Photos by Rob Tysall, Tysall’s Photography


With the Guinness Six Nations Championship underway, Ann Evans begins a series of articles looking back at the history of Rugby Football.



The annual Six Nations Championship is well underway again for 2019, seeing the England, France, Ireland, Italy, Scotland and Wales Rugby Union teams competing against one another for the Championship Trophy.

Now known as the Guinness Six Nations for sponsorship reasons, it’s a tournament that began way back in 1883, when it was known as the Home Nations Championship, with England, Ireland, Scotland and Wales. France joined in 1910 making it the Five Nations Championship, then Italy in 2000 making it the Six Nations Championship.

Within the competition, rugby enthusiasts will also be enjoying pairs of teams battling to win six other trophies, the Calcutta Cup between England and Scotland being the oldest, having been fought for since 1879 – preceding the Six Nations Championship itself.





History shows that people have been playing some kind of football since time immemorial. Often it involved crowds of people using anything as a ball – often an inflated pig’s bladder, with no rules governing the sport. In schools, they would have played different variations of football, depending upon what facilities were available to them.

At Rugby school, one of Britain’s oldest independent schools, founded back in Queen Elizabeth I’s day, the pupils had the luxury of a large grassy close which allowed them to play a game involving more running, tackling and scrimmaging.



Some Gilbert Match balls with the stencil


There were few official rules, one game is recorded as having 225 boys on one side and 75 on the other. One unwritten rule at Rugby School was that the player catching the ball should move backwards prior to kicking it. However, in 1823, 16-year-old William Webb Ellis ran forward with the ball after catching it. In doing so he earned his place in sporting history.

As former pupils and teachers left Rugby School to take up positions elsewhere, so they took the game of Rugby Football with them. One such man was Arthur Pell who went on to start the club at Cambridge University. By 1872 no less than 24 Old Rugbeians competed in the first Oxford v Cambridge match. It has been an annual event ever since, known as the Varsity Match.

Back in the 19th century there were numerous arguments and disagreements over the rules of the game, but with the publication of the Rugby School rules in 1845 the game spread with greater ease and more and more clubs started up throughout England and Scotland, many of them founded by Old Rugbeians. Guy’s Hospital RFC, established in 1843 lays claim to being the oldest existing club.





The Rugby Footballs

Back in the mid-1800s, the Rugby schoolboys used a pig’s bladder to play their game, which would often burst. Realising something stronger was needed, they asked local boot and shoemaker, William Gilbert, if he could sew a leather outer casing around the bladder. The idea was successful, and it wasn’t long before Gilbert found himself with a growing business making leather rugby footballs. His shoe and boot trade continued with the inclusion of making leather rugby boots.





In 1842, with the help of another local boot and shoemaker, Richard Lindon, Gilbert moved his business from his shop in Rugby’s High Street to 5 St Matthews Street, directly opposite the impressive Rugby School. From here they ran a successful business making hand-stitched, 4-panel, leather casings to surround the pigs’ bladders.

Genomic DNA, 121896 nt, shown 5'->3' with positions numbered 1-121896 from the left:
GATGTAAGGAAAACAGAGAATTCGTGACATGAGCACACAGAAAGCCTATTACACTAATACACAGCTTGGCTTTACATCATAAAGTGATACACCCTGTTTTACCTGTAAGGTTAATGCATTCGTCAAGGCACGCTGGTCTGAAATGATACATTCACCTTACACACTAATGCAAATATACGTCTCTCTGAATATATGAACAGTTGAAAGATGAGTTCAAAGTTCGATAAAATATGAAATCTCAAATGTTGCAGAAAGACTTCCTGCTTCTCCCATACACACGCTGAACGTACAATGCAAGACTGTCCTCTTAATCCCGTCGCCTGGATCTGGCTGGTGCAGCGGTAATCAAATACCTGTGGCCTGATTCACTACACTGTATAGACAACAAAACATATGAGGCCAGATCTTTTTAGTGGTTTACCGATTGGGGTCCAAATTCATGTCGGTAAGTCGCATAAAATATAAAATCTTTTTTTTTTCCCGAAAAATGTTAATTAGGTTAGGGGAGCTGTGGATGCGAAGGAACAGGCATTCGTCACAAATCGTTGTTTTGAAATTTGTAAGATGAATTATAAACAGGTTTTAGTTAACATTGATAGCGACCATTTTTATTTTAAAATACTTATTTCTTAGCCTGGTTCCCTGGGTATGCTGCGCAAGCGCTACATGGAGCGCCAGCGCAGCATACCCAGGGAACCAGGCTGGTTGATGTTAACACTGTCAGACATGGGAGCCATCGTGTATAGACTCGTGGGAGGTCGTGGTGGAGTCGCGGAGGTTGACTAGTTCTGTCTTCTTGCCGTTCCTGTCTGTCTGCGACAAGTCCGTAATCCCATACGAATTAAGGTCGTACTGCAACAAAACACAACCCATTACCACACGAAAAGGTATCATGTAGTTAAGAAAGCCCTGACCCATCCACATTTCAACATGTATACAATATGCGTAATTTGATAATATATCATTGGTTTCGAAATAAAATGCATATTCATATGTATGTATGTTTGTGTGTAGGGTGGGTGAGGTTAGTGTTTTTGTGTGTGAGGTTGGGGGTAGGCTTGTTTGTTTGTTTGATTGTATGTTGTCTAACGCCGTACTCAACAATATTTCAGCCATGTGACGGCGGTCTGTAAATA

Richard Lindon inventor of the rubber bladder


Richard Lindon’s wife, described as a robust woman with some 17 children, would assist her husband by inflating the bladders by mouth – blowing through a piece of clay pipe. Sadly, she died of a lung related illness probably brought on by the state of the bladders she worked with. Richard Lindon went on to invent an Indian rubber inflatable bladder and a brass hand pump. This enabled the balls to become more regulated in size, and no longer hazardous to inflate.



An early ball with a rubber stem bladder and pump


Business continued to flourish along with the popularity of the game. At one time Gilbert employed 30 people and were stitching around 2,800 balls a year. At the Great Exhibition of 1851 at Crystal Palace, they made a display for one of their leather hand-stitched balls with a pig’s bladder inside set within a leather framework representing Rugby School. It took first prize in its category. They won more medals at the Great Exhibition of 1862.



Tools used in making pig’s bladder balls


When William Gilbert died in 1877, aged 78, his nephew James succeeded him, and as the popularity of the sport grew, so did business. Gilbert began exporting their rugby balls to Australia and New Zealand, and eventually all around the world.

For generations now, Gilbert rugby balls have been famous the world over, used by schools and colleges, in friendly local games right up to the great international matches. Over the years different nations have shown a preference to different styles and shapes of ball – four panel, six panel and eight panel; from the 1970s Gilbert balls were also available in white as well as the original tan. The Gilbert Match ball represented the ‘gold standard’ in Rugby for over 100 years.



The making of a Gilbert rugby football


The Gilbert family decided to sell the business in 1978. With the brand living on under new ownership, they went on to perfect the manufacture of synthetic balls. And the iconic building at 5 St Matthew Street, Rugby, where it all started, became the famous Webb Ellis Rugby Football Museum – a fascination place, supported and assisted by a partnership with Rugby Borough Council, that is open to the public all year round, free of charge.





Inside the Webb Ellis Rugby Football Museum